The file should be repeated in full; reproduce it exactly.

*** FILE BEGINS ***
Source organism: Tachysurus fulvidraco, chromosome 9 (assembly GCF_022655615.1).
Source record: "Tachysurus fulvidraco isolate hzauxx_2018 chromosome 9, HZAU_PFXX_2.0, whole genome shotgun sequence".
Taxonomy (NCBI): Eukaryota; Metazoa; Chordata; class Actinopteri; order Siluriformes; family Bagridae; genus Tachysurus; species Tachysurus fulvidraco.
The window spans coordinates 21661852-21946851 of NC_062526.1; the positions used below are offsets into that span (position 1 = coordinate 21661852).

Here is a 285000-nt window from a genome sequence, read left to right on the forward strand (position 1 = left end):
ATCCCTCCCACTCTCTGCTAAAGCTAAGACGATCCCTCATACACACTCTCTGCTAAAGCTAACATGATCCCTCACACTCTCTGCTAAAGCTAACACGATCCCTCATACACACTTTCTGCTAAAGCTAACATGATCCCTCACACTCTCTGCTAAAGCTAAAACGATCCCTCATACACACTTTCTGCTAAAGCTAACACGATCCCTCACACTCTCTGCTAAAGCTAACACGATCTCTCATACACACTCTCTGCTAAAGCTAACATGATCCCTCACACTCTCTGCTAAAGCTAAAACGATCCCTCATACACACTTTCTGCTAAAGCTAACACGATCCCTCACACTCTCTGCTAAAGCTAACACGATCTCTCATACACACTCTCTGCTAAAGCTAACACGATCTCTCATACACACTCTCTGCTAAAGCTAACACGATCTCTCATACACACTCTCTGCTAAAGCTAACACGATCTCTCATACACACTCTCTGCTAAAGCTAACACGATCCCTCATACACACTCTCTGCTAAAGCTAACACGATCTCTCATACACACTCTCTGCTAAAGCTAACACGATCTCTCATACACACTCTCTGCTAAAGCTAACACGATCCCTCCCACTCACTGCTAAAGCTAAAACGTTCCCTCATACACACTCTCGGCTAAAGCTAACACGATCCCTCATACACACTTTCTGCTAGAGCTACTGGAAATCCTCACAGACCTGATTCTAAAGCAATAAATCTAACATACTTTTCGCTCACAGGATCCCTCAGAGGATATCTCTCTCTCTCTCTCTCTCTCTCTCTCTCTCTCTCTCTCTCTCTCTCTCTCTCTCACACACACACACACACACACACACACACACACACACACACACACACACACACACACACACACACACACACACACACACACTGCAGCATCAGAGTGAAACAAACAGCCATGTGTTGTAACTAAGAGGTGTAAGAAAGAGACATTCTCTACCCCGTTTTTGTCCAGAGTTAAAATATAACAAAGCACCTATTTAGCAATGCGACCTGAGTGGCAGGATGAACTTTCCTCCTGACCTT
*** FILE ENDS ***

Source organism: Tachysurus fulvidraco, chromosome 9 (assembly GCF_022655615.1).
Source record: "Tachysurus fulvidraco isolate hzauxx_2018 chromosome 9, HZAU_PFXX_2.0, whole genome shotgun sequence".
Taxonomy (NCBI): Eukaryota; Metazoa; Chordata; class Actinopteri; order Siluriformes; family Bagridae; genus Tachysurus; species Tachysurus fulvidraco.
The window spans coordinates 21661852-21946851 of NC_062526.1; the positions used below are offsets into that span (position 1 = coordinate 21661852).

Here is a 285000-nt window from a genome sequence, read left to right on the forward strand (position 1 = left end):
ATCCCTCCCACTCTCTGCTAAAGCTAAGACGATCCCTCATACACACTCTCTGCTAAAGCTAACATGATCCCTCACACTCTCTGCTAAAGCTAACACGATCCCTCATACACACTTTCTGCTAAAGCTAACATGATCCCTCACACTCTCTGCTAAAGCTAAAACGATCCCTCATACACACTTTCTGCTAAAGCTAACACGATCCCTCACACTCTCTGCTAAAGCTAACACGATCTCTCATACACACTCTCTGCTAAAGCTAACATGATCCCTCACACTCTCTGCTAAAGCTAAAACGATCCCTCATACACACTTTCTGCTAAAGCTAACACGATCCCTCACACTCTCTGCTAAAGCTAACACGATCTCTCATACACACTCTCTGCTAAAGCTAACACGATCTCTCATACACACTCTCTGCTAAAGCTAACACGATCTCTCATACACACTCTCTGCTAAAGCTAACACGATCTCTCATACACACTCTCTGCTAAAGCTAACACGATCCCTCATACACACTCTCTGCTAAAGCTAACACGATCTCTCATACACACTCTCTGCTAAAGCTAACACGATCTCTCATACACACTCTCTGCTAAAGCTAACACGATCCCTCCCACTCACTGCTAAAGCTAAAACGTTCCCTCATACACACTCTCGGCTAAAGCTAACACGATCCCTCATACACACTTTCTGCTAGAGCTACTGGAAATCCTCACAGACCTGATTCTAAAGCAATAAATCTAACATACTTTTCGCTCACAGGATCCCTCAGAGGATATCTCTCTCTCTCTCTCTCTCTCTCTCTCTCTCTCTCTCTCTCTCTCTCTCTCTCTCACACACACACACACACACACACACACACACACACACACACACACACACACACACACACACACACACACACACACACACACTGCAGCATCAGAGTGAAACAAACAGCCATGTGTTGTAACTAAGAGGTGTAAGAAAGAGACATTCTCTACCCCGTTTTTGTCCAGAGTTAAAATATAACAAAGCACCTATTTAGCAATGCGACCTGAGTGGCAGGATGAACTTTCCTCCTGACCTT